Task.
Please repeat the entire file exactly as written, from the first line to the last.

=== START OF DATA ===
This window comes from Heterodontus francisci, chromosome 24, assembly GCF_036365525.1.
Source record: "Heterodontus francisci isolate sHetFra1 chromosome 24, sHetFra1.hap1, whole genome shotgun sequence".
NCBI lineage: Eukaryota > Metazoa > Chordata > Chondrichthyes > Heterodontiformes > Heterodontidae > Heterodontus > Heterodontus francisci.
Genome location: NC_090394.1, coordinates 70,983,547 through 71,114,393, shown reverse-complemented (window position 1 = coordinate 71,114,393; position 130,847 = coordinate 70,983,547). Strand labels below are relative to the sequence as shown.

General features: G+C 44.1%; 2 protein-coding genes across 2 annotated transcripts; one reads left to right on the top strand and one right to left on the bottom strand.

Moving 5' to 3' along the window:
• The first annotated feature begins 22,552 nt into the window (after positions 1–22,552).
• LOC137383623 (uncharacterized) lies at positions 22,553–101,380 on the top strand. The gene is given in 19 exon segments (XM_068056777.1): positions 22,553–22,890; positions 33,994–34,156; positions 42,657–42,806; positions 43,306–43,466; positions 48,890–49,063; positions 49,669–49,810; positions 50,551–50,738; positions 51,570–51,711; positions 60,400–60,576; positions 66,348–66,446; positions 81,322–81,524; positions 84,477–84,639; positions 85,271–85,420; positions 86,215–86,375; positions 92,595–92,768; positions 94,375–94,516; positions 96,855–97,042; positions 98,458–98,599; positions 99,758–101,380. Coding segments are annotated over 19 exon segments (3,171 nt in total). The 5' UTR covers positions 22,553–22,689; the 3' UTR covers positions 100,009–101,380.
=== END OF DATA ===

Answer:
This window comes from Heterodontus francisci, chromosome 24, assembly GCF_036365525.1.
Source record: "Heterodontus francisci isolate sHetFra1 chromosome 24, sHetFra1.hap1, whole genome shotgun sequence".
NCBI lineage: Eukaryota > Metazoa > Chordata > Chondrichthyes > Heterodontiformes > Heterodontidae > Heterodontus > Heterodontus francisci.
Genome location: NC_090394.1, coordinates 70,983,547 through 71,114,393, shown reverse-complemented (window position 1 = coordinate 71,114,393; position 130,847 = coordinate 70,983,547). Strand labels below are relative to the sequence as shown.

General features: G+C 44.1%; 2 protein-coding genes across 2 annotated transcripts; one reads left to right on the top strand and one right to left on the bottom strand.

Moving 5' to 3' along the window:
• The first annotated feature begins 22,552 nt into the window (after positions 1–22,552).
• LOC137383623 (uncharacterized) lies at positions 22,553–101,380 on the top strand. The gene is given in 19 exon segments (XM_068056777.1): positions 22,553–22,890; positions 33,994–34,156; positions 42,657–42,806; positions 43,306–43,466; positions 48,890–49,063; positions 49,669–49,810; positions 50,551–50,738; positions 51,570–51,711; positions 60,400–60,576; positions 66,348–66,446; positions 81,322–81,524; positions 84,477–84,639; positions 85,271–85,420; positions 86,215–86,375; positions 92,595–92,768; positions 94,375–94,516; positions 96,855–97,042; positions 98,458–98,599; positions 99,758–101,380. Coding segments are annotated over 19 exon segments (3,171 nt in total). The 5' UTR covers positions 22,553–22,689; the 3' UTR covers positions 100,009–101,380.